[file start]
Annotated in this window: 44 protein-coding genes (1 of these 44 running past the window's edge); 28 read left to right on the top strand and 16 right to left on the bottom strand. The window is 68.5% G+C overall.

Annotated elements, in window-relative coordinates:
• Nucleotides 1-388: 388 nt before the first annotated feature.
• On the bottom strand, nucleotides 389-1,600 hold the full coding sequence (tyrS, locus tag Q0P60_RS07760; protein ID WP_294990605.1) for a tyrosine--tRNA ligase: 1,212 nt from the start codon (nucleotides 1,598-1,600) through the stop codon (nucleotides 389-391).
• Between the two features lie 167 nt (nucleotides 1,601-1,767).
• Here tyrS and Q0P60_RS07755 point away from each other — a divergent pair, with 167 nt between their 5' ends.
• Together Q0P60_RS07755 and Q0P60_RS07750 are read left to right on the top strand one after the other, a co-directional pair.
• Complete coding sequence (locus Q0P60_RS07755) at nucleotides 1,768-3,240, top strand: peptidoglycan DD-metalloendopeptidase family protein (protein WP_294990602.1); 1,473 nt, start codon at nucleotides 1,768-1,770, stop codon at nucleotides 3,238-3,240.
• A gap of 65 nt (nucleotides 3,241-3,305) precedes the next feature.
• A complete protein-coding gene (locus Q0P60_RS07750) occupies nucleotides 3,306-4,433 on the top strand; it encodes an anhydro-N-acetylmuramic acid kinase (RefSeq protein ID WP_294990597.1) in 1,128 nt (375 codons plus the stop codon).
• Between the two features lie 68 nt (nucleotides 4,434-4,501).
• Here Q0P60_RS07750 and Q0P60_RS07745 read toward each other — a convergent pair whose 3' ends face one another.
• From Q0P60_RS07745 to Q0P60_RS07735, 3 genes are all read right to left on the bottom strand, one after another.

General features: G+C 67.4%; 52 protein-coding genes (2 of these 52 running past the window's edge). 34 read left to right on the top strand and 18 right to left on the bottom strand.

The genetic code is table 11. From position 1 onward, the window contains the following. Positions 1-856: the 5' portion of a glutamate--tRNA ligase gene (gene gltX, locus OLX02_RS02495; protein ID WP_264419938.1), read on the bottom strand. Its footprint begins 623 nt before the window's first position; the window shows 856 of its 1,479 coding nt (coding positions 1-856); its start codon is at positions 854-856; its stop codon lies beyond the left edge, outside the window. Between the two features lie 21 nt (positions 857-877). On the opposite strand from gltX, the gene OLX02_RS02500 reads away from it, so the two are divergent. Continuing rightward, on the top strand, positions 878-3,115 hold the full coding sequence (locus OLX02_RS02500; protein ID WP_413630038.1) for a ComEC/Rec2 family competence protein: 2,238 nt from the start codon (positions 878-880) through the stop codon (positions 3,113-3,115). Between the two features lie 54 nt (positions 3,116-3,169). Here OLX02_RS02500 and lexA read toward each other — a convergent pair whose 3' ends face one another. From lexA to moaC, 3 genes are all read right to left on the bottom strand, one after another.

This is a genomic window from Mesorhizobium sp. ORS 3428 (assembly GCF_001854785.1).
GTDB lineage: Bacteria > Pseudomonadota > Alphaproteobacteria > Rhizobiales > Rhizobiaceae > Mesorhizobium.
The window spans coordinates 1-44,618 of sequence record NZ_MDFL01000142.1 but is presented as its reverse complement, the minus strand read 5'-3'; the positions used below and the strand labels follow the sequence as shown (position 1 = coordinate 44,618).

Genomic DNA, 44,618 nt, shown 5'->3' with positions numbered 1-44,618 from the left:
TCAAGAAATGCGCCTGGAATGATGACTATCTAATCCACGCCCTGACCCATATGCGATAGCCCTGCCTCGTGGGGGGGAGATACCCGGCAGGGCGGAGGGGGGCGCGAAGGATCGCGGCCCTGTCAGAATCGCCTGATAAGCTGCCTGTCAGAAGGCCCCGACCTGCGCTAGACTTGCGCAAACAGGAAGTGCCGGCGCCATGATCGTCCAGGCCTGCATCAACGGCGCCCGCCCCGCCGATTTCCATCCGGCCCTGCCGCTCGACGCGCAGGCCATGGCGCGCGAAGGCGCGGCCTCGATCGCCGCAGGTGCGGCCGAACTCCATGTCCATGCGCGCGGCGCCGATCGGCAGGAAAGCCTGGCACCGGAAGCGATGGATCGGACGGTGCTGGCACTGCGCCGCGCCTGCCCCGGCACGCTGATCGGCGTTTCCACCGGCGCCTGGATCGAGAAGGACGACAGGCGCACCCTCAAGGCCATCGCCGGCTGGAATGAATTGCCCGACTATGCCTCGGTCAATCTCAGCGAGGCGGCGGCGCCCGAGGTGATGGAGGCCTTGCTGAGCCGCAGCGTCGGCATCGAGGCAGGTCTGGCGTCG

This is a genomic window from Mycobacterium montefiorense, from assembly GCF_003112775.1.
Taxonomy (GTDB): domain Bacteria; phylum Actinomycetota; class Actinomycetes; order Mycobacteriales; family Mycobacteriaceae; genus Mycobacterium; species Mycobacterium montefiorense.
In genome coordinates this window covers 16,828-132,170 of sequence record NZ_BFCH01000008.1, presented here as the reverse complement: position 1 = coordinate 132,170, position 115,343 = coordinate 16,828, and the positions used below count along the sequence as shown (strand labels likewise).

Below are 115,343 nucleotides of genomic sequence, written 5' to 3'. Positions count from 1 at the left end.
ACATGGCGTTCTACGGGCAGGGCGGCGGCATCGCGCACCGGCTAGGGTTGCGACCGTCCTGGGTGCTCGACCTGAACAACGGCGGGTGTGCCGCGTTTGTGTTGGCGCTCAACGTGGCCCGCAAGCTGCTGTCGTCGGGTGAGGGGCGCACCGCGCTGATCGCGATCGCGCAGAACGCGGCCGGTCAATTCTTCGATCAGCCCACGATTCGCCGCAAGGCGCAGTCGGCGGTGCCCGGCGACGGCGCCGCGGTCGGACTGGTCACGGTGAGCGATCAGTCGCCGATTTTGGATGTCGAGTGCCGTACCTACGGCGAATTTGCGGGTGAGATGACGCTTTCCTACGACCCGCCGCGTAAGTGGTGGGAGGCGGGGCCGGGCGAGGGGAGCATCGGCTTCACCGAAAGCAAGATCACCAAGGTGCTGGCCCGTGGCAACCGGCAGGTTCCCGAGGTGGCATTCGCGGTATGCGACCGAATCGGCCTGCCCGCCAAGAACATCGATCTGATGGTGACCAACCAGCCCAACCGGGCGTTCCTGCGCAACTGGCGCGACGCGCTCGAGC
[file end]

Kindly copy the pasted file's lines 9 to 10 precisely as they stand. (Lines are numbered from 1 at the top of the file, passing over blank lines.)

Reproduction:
• A gap of 65 nt (nucleotides 3,241-3,305) precedes the next feature.
• A complete protein-coding gene (locus Q0P60_RS07750) occupies nucleotides 3,306-4,433 on the top strand; it encodes an anhydro-N-acetylmuramic acid kinase (RefSeq protein ID WP_294990597.1) in 1,128 nt (375 codons plus the stop codon).